A cell phone that never needs recharging might sound too good to be true, but Nokia says it's developing technology that could draw enough power from ambient radio waves to keep a cell-phone handset topped up.
Ambient electromagnetic radiation--emitted from Wi-Fi transmitters, cell-phone antennas, TV masts, and other sources--could be converted into enough electrical current to keep a battery topped up, says Markku Rouvala, a researcher from the Nokia Research Centre, in Cambridge, U.K.
Rouvala says that his group is working towards a prototype that could harvest up to 50 milliwatts of power--enough to slowly recharge a phone that is switched off. He says current prototypes can harvest 3 to 5 milliwatts.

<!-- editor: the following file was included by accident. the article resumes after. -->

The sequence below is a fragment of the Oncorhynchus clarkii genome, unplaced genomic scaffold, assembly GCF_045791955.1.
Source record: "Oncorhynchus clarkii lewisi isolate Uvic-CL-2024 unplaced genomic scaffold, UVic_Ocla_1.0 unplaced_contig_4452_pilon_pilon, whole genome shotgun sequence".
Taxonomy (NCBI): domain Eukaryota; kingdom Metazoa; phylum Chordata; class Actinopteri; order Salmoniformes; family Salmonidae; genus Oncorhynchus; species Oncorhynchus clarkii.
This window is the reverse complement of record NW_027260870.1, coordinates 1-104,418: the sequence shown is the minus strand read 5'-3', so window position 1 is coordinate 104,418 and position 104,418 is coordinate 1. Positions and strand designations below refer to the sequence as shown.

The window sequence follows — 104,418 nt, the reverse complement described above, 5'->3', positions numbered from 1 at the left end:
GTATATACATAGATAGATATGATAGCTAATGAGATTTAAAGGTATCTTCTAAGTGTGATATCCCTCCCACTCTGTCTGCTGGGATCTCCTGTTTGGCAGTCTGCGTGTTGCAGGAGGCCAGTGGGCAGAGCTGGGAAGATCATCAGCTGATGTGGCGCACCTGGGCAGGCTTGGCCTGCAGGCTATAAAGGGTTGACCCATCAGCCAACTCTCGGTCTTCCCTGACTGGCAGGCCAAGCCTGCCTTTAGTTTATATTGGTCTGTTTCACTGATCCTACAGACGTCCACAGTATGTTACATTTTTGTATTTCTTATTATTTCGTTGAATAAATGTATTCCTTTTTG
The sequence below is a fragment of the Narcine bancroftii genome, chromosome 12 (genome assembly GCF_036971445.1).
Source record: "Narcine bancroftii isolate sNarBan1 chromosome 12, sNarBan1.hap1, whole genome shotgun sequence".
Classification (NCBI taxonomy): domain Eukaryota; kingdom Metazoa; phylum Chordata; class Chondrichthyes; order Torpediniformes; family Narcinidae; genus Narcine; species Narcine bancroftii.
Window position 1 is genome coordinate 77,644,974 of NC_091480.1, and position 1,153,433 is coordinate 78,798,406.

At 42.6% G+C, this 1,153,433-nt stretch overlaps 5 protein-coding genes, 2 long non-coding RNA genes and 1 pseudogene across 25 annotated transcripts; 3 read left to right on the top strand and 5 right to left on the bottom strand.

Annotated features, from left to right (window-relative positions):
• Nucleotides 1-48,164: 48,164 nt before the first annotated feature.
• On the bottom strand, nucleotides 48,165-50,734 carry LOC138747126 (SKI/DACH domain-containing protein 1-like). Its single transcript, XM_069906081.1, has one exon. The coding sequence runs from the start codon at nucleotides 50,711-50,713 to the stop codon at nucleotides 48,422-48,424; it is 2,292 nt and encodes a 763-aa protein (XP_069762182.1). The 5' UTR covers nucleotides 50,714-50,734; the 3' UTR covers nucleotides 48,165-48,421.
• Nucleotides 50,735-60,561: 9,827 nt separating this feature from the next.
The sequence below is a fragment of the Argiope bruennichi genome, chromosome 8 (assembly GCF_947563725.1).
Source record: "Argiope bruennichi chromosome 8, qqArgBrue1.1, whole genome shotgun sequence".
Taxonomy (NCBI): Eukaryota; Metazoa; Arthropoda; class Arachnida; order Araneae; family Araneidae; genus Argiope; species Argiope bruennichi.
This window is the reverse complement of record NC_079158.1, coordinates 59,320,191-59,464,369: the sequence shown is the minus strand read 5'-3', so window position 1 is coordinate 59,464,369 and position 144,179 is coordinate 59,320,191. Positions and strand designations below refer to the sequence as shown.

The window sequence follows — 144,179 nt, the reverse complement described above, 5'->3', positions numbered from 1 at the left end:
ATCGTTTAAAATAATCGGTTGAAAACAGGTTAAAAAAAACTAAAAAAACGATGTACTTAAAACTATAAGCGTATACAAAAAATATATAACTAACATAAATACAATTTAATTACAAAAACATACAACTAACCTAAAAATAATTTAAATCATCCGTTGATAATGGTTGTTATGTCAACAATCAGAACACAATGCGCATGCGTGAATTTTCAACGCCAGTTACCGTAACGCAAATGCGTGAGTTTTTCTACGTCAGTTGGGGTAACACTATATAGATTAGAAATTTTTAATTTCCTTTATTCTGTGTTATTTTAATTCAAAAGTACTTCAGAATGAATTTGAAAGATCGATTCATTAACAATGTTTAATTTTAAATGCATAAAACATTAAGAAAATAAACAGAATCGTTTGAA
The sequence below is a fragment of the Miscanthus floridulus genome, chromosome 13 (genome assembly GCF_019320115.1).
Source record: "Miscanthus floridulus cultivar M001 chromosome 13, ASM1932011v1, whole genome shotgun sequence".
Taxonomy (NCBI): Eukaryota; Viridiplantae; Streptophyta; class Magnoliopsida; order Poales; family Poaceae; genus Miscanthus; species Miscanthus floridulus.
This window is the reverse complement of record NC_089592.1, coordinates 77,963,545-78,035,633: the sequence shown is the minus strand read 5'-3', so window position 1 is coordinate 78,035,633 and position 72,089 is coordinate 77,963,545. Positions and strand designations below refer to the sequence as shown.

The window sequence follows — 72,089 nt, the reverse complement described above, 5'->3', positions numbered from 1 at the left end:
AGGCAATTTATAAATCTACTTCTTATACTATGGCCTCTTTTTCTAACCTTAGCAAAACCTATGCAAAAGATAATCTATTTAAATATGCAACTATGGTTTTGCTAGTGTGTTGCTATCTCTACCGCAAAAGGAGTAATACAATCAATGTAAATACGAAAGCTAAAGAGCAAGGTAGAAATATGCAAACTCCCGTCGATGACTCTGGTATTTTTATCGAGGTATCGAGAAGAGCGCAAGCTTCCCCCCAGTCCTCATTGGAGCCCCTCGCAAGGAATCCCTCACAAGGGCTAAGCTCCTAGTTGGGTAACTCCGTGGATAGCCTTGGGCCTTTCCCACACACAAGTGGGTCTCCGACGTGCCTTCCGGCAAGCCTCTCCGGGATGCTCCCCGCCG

Nokia is being cagey with the details of the project, but Rouvala is confident about its future: "I would say it is possible to put this into a product within three to four years." Ultimately, though, he says that Nokia plans to use the technology in conjunction with other energy-harvesting approaches, such as solar cells embedded into the outer casing of the handset.